Information, communication and technology

Indonesians sought training and sponsorship in Sweden to learn skills and technical abilities to improve their home country. Indonesian companies have also collaborated with Swedish companies in developing a platform for mobile digital wallet payment systems. Last month, on May 20, the Swedish Institute hosted a forum which was participated by two Indonesia's “unicorns", Bukalapak and Gojek. These two companies were greatly benefitted from the technologies which were developed and researched in Sweden.

Indonesia ranks 36th in the World Economic Forum Global Competitiveness Report 2017-2018, improved from 2017's position of 41st. According to the IMD World Competitiveness Rankings, May 2019, Indonesia leapt many places to 32nd, enjoying the region's biggest improvement, thanks to increased efficiency in the government sector as well as improvement in infrastructure and business conditions.

What does it mean for the Swedish businesses? Undoubtedly, Swedish companies have been experiencing positive growth during the last 3 years. According to the Survey published by Business Sweden in Jakarta, August 2018, Swedish companies have been growing in the expanding Indonesian economy. The Survey says that innovative technologies and product quality continue to be the most important competitive advantages of Swedish companies in Indonesia.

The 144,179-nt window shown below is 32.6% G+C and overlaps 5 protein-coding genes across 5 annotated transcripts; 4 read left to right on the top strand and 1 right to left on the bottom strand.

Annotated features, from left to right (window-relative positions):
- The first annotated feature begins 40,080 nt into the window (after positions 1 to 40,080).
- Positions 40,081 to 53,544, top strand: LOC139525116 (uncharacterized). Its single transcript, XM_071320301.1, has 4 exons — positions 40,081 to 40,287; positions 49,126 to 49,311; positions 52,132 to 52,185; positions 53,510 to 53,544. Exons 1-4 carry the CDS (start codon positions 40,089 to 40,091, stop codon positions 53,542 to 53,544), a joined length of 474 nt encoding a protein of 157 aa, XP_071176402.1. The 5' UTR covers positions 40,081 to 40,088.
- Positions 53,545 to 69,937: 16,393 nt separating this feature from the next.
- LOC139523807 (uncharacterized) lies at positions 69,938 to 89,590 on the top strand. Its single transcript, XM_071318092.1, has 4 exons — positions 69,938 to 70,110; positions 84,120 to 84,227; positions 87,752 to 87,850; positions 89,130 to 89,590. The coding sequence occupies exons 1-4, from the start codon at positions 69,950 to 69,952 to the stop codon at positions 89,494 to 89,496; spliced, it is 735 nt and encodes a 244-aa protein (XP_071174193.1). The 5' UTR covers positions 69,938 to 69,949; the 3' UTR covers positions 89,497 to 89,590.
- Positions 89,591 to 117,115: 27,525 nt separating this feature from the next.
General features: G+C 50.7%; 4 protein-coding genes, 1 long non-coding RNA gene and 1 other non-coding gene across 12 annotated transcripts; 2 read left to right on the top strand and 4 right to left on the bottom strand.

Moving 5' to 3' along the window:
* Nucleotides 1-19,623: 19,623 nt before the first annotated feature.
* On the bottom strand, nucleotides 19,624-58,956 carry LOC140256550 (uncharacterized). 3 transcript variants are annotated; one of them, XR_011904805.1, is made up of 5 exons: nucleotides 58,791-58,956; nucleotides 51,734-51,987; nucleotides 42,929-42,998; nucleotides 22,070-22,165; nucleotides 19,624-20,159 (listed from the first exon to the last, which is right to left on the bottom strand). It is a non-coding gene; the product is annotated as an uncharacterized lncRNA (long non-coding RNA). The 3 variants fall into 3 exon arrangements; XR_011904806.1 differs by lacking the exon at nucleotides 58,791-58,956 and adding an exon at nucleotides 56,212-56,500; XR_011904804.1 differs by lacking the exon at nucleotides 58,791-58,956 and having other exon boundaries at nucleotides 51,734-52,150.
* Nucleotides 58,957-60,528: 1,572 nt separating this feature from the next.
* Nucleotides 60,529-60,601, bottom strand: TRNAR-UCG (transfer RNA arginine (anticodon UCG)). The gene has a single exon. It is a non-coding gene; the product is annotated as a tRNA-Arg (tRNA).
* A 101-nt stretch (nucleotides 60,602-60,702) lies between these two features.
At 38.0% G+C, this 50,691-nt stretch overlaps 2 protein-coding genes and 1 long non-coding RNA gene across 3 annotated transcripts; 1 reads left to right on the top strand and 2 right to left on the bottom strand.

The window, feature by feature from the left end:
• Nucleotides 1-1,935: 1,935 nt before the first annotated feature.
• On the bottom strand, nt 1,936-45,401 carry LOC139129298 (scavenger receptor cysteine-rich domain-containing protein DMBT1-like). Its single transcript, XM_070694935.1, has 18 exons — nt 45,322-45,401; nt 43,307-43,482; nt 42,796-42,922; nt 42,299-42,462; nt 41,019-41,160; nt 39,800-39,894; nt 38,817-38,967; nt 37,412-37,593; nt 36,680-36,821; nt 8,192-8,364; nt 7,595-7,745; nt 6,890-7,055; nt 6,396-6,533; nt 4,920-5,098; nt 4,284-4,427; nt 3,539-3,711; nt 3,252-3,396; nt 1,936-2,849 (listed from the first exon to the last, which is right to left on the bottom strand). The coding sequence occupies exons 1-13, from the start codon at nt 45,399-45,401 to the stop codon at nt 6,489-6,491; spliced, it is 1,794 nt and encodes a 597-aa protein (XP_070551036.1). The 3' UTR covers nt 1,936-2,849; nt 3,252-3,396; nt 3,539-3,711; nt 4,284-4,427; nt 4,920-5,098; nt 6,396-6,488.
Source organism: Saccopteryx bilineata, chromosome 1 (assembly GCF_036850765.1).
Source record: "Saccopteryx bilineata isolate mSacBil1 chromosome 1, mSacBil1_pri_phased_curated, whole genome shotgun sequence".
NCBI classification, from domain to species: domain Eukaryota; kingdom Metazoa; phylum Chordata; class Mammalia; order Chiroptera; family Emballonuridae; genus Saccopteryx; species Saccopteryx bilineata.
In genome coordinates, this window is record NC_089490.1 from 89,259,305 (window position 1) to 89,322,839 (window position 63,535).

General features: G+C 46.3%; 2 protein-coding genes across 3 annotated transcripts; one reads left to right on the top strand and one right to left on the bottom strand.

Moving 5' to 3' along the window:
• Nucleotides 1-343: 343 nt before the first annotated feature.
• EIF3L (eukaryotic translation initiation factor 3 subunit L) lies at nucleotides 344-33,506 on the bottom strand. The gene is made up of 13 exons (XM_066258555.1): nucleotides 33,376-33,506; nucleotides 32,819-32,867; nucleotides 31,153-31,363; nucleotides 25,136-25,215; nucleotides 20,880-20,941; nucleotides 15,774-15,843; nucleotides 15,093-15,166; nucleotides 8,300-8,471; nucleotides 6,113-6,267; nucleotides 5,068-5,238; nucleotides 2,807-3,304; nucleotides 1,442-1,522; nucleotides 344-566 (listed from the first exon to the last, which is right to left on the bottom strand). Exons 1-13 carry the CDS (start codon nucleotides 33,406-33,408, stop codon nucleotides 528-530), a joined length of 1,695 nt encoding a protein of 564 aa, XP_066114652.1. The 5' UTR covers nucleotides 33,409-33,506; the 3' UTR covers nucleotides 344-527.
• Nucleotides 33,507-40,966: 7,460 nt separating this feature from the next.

Development assistance

Sweden also cares about the natural disaster in Palu, Central Sulawesi, of which its sister city the municipality of Boras, Sweden, is committed to promote better goodwill between the people of the two cities. They would develop mutual understanding as well as favourable cooperation between their citizens.

The Embassy of Indonesia was informed last March, that the two cities had declared their intention to establish cooperation, in accordance with prevailing laws and regulations of each country, and to encourage exchanges between local institutions of each area, in the following fields the sector of new and renewable energy, social welfare and public democracy, and Public development after tsunami.